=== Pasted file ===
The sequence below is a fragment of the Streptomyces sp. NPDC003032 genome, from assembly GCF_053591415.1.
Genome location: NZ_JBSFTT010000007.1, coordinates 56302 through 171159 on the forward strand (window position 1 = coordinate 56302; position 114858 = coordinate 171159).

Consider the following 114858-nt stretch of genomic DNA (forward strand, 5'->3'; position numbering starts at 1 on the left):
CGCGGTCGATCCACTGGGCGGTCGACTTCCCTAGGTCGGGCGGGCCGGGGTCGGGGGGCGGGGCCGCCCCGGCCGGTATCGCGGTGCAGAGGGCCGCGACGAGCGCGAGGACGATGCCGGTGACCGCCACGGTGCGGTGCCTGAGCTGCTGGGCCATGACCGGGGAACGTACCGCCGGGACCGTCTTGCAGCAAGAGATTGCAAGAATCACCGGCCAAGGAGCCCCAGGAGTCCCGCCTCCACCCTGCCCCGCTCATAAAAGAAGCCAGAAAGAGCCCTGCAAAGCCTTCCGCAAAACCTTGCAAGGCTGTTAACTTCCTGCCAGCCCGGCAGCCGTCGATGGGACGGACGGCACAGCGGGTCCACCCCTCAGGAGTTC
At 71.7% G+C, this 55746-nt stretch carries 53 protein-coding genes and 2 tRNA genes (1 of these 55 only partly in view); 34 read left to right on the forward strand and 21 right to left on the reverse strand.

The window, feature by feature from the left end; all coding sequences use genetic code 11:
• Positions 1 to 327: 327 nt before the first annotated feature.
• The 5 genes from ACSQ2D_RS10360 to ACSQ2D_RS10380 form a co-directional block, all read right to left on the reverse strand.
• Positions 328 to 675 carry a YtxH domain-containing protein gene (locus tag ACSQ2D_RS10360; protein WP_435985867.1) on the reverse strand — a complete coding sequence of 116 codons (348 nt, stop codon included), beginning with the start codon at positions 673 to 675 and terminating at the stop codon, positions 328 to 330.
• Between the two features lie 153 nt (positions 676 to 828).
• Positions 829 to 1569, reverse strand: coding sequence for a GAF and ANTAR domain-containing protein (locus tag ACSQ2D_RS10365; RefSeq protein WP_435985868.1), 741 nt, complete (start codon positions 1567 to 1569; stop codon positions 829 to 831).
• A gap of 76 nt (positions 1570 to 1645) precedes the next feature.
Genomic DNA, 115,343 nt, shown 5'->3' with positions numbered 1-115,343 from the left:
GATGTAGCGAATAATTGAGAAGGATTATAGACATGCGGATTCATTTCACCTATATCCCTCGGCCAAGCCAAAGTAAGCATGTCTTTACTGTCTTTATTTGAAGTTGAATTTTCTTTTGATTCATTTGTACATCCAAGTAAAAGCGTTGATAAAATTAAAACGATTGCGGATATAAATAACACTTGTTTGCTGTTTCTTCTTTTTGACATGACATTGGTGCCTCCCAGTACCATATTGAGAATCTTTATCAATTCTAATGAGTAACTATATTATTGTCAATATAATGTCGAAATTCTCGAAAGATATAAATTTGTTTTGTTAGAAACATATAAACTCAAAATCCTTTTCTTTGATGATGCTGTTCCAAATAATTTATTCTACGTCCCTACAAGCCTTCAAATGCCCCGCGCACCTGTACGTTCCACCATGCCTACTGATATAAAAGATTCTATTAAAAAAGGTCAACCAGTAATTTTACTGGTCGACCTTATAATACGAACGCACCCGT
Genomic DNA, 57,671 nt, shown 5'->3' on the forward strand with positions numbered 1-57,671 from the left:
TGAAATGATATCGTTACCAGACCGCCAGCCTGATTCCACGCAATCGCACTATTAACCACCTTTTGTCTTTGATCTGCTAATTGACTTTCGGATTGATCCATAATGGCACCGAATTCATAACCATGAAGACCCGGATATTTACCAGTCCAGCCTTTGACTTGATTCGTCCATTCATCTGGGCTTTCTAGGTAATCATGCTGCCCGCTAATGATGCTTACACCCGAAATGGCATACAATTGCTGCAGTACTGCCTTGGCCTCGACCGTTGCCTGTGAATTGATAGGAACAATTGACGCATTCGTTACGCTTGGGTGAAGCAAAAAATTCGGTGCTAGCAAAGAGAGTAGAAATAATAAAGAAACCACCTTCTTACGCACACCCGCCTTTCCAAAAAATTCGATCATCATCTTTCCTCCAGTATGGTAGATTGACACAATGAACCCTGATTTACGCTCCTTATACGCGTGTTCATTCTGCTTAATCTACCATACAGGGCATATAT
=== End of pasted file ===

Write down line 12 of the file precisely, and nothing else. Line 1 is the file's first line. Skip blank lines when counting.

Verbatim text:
• A gap of 76 nt (positions 1570 to 1645) precedes the next feature.